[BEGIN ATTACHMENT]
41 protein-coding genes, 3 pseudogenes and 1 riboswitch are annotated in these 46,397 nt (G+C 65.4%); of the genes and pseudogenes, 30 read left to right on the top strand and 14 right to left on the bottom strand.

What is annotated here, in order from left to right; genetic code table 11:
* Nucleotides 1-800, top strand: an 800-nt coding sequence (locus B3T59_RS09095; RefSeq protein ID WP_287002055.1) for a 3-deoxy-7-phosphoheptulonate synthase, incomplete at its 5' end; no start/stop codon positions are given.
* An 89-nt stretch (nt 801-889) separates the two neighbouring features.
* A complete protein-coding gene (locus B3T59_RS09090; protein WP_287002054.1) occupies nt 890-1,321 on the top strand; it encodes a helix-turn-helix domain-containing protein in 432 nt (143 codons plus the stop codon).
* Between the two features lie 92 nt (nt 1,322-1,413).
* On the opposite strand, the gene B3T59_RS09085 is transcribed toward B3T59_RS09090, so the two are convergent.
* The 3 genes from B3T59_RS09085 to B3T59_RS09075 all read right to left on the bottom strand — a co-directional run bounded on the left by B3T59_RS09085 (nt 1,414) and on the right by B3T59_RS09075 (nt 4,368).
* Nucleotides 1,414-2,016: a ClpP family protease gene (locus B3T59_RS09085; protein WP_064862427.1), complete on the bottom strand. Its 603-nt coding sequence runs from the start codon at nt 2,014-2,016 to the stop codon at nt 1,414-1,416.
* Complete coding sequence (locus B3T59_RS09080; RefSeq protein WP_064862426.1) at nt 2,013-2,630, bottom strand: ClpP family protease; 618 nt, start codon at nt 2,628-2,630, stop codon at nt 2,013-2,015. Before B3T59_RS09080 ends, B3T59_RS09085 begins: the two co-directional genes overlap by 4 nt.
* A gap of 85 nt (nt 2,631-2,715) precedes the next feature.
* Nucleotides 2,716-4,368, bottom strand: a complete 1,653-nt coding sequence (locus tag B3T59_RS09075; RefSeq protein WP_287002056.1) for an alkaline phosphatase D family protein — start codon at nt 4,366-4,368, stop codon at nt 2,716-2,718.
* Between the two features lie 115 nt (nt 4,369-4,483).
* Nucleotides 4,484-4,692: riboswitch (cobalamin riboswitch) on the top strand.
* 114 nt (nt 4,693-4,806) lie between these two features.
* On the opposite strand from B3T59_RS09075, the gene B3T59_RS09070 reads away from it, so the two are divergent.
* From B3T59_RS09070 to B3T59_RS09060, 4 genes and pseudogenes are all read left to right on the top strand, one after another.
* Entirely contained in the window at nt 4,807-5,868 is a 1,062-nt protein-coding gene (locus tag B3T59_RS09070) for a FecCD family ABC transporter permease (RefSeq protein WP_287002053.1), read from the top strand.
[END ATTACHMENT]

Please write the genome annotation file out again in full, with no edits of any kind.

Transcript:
41 protein-coding genes, 3 pseudogenes and 1 riboswitch are annotated in these 46,397 nt (G+C 65.4%); of the genes and pseudogenes, 30 read left to right on the top strand and 14 right to left on the bottom strand.

What is annotated here, in order from left to right; genetic code table 11:
* Nucleotides 1-800, top strand: an 800-nt coding sequence (locus B3T59_RS09095; RefSeq protein ID WP_287002055.1) for a 3-deoxy-7-phosphoheptulonate synthase, incomplete at its 5' end; no start/stop codon positions are given.
* An 89-nt stretch (nt 801-889) separates the two neighbouring features.
* A complete protein-coding gene (locus B3T59_RS09090; protein WP_287002054.1) occupies nt 890-1,321 on the top strand; it encodes a helix-turn-helix domain-containing protein in 432 nt (143 codons plus the stop codon).
* Between the two features lie 92 nt (nt 1,322-1,413).
* On the opposite strand, the gene B3T59_RS09085 is transcribed toward B3T59_RS09090, so the two are convergent.
* The 3 genes from B3T59_RS09085 to B3T59_RS09075 all read right to left on the bottom strand — a co-directional run bounded on the left by B3T59_RS09085 (nt 1,414) and on the right by B3T59_RS09075 (nt 4,368).
* Nucleotides 1,414-2,016: a ClpP family protease gene (locus B3T59_RS09085; protein WP_064862427.1), complete on the bottom strand. Its 603-nt coding sequence runs from the start codon at nt 2,014-2,016 to the stop codon at nt 1,414-1,416.
* Complete coding sequence (locus B3T59_RS09080; RefSeq protein WP_064862426.1) at nt 2,013-2,630, bottom strand: ClpP family protease; 618 nt, start codon at nt 2,628-2,630, stop codon at nt 2,013-2,015. Before B3T59_RS09080 ends, B3T59_RS09085 begins: the two co-directional genes overlap by 4 nt.
* A gap of 85 nt (nt 2,631-2,715) precedes the next feature.
* Nucleotides 2,716-4,368, bottom strand: a complete 1,653-nt coding sequence (locus tag B3T59_RS09075; RefSeq protein WP_287002056.1) for an alkaline phosphatase D family protein — start codon at nt 4,366-4,368, stop codon at nt 2,716-2,718.
* Between the two features lie 115 nt (nt 4,369-4,483).
* Nucleotides 4,484-4,692: riboswitch (cobalamin riboswitch) on the top strand.
* 114 nt (nt 4,693-4,806) lie between these two features.
* On the opposite strand from B3T59_RS09075, the gene B3T59_RS09070 reads away from it, so the two are divergent.
* From B3T59_RS09070 to B3T59_RS09060, 4 genes and pseudogenes are all read left to right on the top strand, one after another.
* Entirely contained in the window at nt 4,807-5,868 is a 1,062-nt protein-coding gene (locus tag B3T59_RS09070) for a FecCD family ABC transporter permease (RefSeq protein WP_287002053.1), read from the top strand.